Creator: Christiano, Lawrence J. Series: Staff report (Federal Reserve Bank of Minneapolis. Research Department) Number: 101 Abstract:
This paper describes and implements a procedure for estimating the timing interval in any linear econometric model. The procedure is applied to Taylor’s model of staggered contracts using annual averaged price and output data. The fit of the version of Taylor’s model with serially uncorrelated disturbances improves as the timing interval of the model is reduced.
Creator: Christiano, Lawrence J. Series: Staff report (Federal Reserve Bank of Minneapolis. Research Department) Number: 106 Abstract:
Deaton (1986) has noted that if income is a first-order autoregressive process in first differences, then a simple version of Friedman’s permanent income hypothesis (SPIH) implies that measured U.S. consumption is insufficiently sensitive to innovations in income. This paper argues that this implication of the SPIH is a consequence of the fact that it ignores the role of the substitution effect in the consumption decision. Using a parametric version of the standard model of economic growth, the paper shows that very small movements in interest rates are sufficient to induce an empirically plausible amount of consumption smoothing. Since an overall evaluation of the model’s explanation for the observed smoothness of consumption requires examining its implications for other aspects of the data, the paper also explores some of these.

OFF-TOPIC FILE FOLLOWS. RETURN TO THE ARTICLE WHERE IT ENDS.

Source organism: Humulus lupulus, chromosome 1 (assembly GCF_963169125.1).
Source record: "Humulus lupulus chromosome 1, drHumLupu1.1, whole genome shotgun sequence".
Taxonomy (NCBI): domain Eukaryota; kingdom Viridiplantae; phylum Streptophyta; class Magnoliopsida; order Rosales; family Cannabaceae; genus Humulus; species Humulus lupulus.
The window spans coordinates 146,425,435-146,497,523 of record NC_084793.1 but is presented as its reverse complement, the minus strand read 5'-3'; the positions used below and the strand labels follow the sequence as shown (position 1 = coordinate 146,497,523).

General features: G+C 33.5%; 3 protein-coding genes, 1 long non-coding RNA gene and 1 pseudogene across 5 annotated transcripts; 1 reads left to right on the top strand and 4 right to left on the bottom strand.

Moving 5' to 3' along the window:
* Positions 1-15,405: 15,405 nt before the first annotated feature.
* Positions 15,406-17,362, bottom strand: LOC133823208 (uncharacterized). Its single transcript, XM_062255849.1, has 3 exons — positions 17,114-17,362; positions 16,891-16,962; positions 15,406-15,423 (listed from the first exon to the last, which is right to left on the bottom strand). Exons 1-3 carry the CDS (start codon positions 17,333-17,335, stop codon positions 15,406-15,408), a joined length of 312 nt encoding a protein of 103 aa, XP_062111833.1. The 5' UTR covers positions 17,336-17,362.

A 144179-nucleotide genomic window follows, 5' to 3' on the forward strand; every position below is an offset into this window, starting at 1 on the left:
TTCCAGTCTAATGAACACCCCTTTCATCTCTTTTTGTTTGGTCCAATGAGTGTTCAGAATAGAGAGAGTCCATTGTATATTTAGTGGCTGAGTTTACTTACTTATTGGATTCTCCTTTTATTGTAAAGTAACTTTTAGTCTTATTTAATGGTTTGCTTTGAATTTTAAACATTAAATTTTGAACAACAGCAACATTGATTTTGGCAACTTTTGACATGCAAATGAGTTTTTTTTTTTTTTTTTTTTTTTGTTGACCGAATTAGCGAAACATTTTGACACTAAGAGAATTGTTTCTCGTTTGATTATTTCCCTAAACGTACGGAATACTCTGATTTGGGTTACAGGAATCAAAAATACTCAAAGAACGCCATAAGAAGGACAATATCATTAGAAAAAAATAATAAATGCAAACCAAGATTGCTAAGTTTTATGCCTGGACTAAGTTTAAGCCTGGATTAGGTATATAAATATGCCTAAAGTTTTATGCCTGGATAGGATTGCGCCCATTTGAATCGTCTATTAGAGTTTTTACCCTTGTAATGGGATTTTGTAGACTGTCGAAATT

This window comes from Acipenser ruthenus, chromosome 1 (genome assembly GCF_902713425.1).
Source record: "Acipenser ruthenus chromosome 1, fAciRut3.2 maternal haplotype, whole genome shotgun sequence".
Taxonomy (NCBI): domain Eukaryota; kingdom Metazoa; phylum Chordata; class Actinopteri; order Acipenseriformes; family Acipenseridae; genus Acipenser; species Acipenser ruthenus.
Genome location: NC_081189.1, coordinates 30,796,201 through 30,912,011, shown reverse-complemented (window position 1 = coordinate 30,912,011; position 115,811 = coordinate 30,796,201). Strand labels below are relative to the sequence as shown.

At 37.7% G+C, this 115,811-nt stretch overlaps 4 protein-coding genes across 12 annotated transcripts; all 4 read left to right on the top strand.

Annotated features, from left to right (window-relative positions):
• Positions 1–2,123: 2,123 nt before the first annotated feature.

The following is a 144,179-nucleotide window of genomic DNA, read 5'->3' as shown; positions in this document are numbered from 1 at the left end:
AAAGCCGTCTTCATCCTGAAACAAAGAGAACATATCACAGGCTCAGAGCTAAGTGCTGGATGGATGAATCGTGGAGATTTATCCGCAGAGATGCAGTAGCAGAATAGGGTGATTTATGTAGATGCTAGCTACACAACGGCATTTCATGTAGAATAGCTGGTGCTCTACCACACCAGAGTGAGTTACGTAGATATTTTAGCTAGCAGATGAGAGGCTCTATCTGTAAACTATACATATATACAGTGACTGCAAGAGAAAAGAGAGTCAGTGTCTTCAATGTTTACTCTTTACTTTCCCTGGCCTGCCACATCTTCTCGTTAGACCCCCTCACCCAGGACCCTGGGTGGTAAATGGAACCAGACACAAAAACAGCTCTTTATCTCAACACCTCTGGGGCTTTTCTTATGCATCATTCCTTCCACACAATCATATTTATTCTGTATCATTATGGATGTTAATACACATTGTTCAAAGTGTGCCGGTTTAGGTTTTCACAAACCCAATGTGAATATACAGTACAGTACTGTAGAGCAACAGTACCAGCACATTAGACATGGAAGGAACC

Creator: Christiano, Lawrence J. and Ljungqvist, Lars Series: Staff report (Federal Reserve Bank of Minneapolis. Research Department) Number: 108 Abstract:
A bivariate Granger-causality test on money and output finds statistically significant causality when data are measured in log levels, but not when they are measured in first differences of the logs. Which of these results is right? The answer to that question matters because a finding of no Granger-causality from money to output would substantially embarrass existing business cycle models in which money plays an important role [Eichenbaum and Singleton (1986)]. Monte Carlo simulation experiments indicate that, most probably, the first difference results reflect lack of power, whereas the level results reflect Granger-causality that is actually in the data.
Creator: Christiano, Lawrence J., Eichenbaum, Martin S., and Marshall, David A. Series: Staff report (Federal Reserve Bank of Minneapolis. Research Department) Number: 129 Abstract: